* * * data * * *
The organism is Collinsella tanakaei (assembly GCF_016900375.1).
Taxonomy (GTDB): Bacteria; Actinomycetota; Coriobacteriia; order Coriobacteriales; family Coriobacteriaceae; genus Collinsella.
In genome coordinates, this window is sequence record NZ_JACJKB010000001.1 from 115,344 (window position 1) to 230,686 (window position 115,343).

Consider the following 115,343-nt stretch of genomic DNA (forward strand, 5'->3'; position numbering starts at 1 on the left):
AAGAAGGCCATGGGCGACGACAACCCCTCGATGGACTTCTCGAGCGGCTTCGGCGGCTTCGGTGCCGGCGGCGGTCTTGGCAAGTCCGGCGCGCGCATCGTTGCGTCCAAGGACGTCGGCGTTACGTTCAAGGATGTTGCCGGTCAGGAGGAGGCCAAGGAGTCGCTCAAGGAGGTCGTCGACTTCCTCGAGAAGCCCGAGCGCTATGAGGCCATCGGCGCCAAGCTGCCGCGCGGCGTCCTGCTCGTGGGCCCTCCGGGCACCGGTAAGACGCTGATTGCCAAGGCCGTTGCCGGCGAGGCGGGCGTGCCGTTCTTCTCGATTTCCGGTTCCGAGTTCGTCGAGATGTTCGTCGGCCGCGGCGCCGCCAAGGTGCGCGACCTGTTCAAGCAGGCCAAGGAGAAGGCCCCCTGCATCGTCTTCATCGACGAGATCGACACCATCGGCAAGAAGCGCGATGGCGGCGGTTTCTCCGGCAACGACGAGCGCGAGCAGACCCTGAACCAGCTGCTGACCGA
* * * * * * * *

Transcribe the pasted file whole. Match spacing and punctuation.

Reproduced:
The organism is Collinsella tanakaei (assembly GCF_016900375.1).
Taxonomy (GTDB): Bacteria; Actinomycetota; Coriobacteriia; order Coriobacteriales; family Coriobacteriaceae; genus Collinsella.
In genome coordinates, this window is sequence record NZ_JACJKB010000001.1 from 115,344 (window position 1) to 230,686 (window position 115,343).

Consider the following 115,343-nt stretch of genomic DNA (forward strand, 5'->3'; position numbering starts at 1 on the left):
AAGAAGGCCATGGGCGACGACAACCCCTCGATGGACTTCTCGAGCGGCTTCGGCGGCTTCGGTGCCGGCGGCGGTCTTGGCAAGTCCGGCGCGCGCATCGTTGCGTCCAAGGACGTCGGCGTTACGTTCAAGGATGTTGCCGGTCAGGAGGAGGCCAAGGAGTCGCTCAAGGAGGTCGTCGACTTCCTCGAGAAGCCCGAGCGCTATGAGGCCATCGGCGCCAAGCTGCCGCGCGGCGTCCTGCTCGTGGGCCCTCCGGGCACCGGTAAGACGCTGATTGCCAAGGCCGTTGCCGGCGAGGCGGGCGTGCCGTTCTTCTCGATTTCCGGTTCCGAGTTCGTCGAGATGTTCGTCGGCCGCGGCGCCGCCAAGGTGCGCGACCTGTTCAAGCAGGCCAAGGAGAAGGCCCCCTGCATCGTCTTCATCGACGAGATCGACACCATCGGCAAGAAGCGCGATGGCGGCGGTTTCTCCGGCAACGACGAGCGCGAGCAGACCCTGAACCAGCTGCTGACCGA